Sometimes the other party is not open and easy going, but judgemental and suspicious. This makes the other person aware their free choice is limited, even if they are sure they have done nothing wrong. They can either choose to tell a lie and hope life continues undisturbed by nastiness, or they can be truthful and risk a row or some other unpleasantness, even violence. <br />
It's no contest.<br />
I am talking of course, about an abusive relationship, so this is an extreme scenario that maybe not all will be aware of
I have never been able to figure out the answer to this question. I wish I knew.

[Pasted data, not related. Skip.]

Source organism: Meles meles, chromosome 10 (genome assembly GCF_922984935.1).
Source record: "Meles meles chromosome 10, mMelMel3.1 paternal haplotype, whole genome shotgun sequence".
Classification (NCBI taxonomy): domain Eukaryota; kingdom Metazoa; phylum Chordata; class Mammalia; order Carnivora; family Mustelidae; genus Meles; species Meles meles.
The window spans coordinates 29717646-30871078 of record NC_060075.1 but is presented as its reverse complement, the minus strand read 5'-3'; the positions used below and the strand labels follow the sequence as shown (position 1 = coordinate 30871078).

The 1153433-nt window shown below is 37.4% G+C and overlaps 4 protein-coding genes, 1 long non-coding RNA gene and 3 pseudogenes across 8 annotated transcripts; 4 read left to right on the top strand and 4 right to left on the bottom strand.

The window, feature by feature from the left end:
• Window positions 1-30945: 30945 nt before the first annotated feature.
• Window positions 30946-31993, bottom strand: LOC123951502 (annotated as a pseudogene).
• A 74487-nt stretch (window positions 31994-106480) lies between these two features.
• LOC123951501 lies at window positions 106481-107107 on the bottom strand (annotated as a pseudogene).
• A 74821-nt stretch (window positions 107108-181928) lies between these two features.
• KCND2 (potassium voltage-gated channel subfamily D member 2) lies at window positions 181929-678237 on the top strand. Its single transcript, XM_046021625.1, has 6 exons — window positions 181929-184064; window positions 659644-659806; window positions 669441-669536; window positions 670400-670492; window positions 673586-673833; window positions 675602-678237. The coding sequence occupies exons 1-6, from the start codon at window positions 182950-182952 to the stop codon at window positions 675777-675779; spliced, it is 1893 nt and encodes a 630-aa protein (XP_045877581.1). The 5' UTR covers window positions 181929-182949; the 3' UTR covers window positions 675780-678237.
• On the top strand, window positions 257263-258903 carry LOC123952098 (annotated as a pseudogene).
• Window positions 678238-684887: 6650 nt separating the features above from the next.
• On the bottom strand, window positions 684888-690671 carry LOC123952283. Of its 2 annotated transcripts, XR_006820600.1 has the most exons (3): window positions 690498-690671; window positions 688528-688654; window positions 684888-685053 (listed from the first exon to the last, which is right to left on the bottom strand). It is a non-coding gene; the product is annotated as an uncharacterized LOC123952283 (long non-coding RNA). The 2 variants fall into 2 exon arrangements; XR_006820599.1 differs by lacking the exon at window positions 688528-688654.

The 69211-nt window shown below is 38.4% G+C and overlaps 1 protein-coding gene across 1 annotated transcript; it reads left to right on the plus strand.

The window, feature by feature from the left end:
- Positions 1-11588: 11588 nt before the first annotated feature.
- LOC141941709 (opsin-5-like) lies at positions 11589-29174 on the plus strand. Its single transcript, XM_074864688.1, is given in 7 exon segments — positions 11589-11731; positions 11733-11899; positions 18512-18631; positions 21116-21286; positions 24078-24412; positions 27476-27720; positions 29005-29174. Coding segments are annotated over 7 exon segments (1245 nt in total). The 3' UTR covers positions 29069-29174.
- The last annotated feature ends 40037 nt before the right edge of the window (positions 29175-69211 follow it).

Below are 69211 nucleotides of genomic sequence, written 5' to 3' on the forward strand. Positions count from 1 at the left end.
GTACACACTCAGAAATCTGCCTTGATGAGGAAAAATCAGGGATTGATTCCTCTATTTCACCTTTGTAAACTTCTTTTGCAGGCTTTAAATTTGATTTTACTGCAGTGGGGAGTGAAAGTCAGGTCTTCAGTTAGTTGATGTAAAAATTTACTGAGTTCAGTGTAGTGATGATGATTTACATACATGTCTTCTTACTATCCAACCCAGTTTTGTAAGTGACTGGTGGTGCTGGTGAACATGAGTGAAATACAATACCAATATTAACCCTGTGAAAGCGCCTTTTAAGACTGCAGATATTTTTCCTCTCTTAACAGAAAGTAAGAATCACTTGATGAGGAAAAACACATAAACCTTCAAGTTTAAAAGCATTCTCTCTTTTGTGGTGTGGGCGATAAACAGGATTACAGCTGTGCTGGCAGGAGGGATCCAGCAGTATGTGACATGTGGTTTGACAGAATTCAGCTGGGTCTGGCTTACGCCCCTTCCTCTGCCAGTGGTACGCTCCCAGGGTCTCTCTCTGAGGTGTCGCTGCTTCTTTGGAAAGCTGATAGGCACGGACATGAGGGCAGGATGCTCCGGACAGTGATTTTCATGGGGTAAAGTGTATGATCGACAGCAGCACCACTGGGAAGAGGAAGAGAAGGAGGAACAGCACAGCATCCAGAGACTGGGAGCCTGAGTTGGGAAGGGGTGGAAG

Sometimes the truth hurts<br />
in reply to Rosewater<br />
Not always, I have seen the truth used as a weapon just to hurt. It is the reason for the lie, not always the lie itself that can cause pain. Telling a child that their picture is the most beautiful one you have seen, may be a lie, but it is not hurtful, telling someone that you think they look fat, or that they are stupid, or that you dislike them, might be true, but at the same time, does it really need to be said?<br />
It is the motivation, not the lie, or truth that counts
Many reasons--maybe they feel ashamed of the truth. I knew a compulsive liar and he was trying to cover up his low self esteem.
Maybe they are afraid and cannot stand up to the consequences of their telling the truth.
what is really sad is when they believe it to be the truth.